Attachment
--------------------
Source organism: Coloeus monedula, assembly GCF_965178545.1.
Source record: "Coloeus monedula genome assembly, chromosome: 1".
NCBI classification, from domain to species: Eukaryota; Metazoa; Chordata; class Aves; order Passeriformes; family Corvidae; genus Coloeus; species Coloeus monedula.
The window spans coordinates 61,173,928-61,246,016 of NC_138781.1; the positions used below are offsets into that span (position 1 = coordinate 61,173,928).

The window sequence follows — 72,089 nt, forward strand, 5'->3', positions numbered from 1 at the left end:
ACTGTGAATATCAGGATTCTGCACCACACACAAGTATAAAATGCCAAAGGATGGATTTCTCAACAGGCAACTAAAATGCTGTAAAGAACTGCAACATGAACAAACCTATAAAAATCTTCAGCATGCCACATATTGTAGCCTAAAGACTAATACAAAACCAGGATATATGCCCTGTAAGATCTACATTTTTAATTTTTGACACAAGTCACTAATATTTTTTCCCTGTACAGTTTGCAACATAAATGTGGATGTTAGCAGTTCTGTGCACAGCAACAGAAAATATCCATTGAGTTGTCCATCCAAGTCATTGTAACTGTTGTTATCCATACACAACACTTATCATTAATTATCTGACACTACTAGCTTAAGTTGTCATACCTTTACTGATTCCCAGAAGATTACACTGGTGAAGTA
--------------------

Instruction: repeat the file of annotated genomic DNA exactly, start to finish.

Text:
Source organism: Coloeus monedula, assembly GCF_965178545.1.
Source record: "Coloeus monedula genome assembly, chromosome: 1".
NCBI classification, from domain to species: Eukaryota; Metazoa; Chordata; class Aves; order Passeriformes; family Corvidae; genus Coloeus; species Coloeus monedula.
The window spans coordinates 61,173,928-61,246,016 of NC_138781.1; the positions used below are offsets into that span (position 1 = coordinate 61,173,928).

The window sequence follows — 72,089 nt, forward strand, 5'->3', positions numbered from 1 at the left end:
ACTGTGAATATCAGGATTCTGCACCACACACAAGTATAAAATGCCAAAGGATGGATTTCTCAACAGGCAACTAAAATGCTGTAAAGAACTGCAACATGAACAAACCTATAAAAATCTTCAGCATGCCACATATTGTAGCCTAAAGACTAATACAAAACCAGGATATATGCCCTGTAAGATCTACATTTTTAATTTTTGACACAAGTCACTAATATTTTTTCCCTGTACAGTTTGCAACATAAATGTGGATGTTAGCAGTTCTGTGCACAGCAACAGAAAATATCCATTGAGTTGTCCATCCAAGTCATTGTAACTGTTGTTATCCATACACAACACTTATCATTAATTATCTGACACTACTAGCTTAAGTTGTCATACCTTTACTGATTCCCAGAAGATTACACTGGTGAAGTA